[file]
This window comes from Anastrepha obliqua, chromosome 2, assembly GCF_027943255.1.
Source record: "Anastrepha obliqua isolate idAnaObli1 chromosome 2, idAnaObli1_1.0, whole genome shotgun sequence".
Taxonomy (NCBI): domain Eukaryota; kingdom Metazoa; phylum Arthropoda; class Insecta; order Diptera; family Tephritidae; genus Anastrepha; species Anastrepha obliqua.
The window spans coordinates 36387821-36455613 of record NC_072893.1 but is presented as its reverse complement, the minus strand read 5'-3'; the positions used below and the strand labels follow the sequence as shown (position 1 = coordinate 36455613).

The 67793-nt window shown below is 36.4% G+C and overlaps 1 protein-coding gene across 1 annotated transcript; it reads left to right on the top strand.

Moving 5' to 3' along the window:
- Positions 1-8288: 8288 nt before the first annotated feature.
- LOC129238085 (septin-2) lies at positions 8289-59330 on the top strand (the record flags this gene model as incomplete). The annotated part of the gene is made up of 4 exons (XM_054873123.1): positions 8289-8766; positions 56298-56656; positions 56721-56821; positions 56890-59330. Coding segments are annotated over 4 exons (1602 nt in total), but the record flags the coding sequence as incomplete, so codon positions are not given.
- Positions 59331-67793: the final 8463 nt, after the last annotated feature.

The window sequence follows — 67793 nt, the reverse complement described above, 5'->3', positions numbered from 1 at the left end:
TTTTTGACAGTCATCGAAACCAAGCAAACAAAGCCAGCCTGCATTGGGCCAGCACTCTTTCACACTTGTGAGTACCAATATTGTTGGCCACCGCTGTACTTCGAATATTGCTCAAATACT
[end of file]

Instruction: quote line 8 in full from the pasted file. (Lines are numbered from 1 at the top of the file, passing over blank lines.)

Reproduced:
- LOC129238085 (septin-2) lies at positions 8289-59330 on the top strand (the record flags this gene model as incomplete). The annotated part of the gene is made up of 4 exons (XM_054873123.1): positions 8289-8766; positions 56298-56656; positions 56721-56821; positions 56890-59330. Coding segments are annotated over 4 exons (1602 nt in total), but the record flags the coding sequence as incomplete, so codon positions are not given.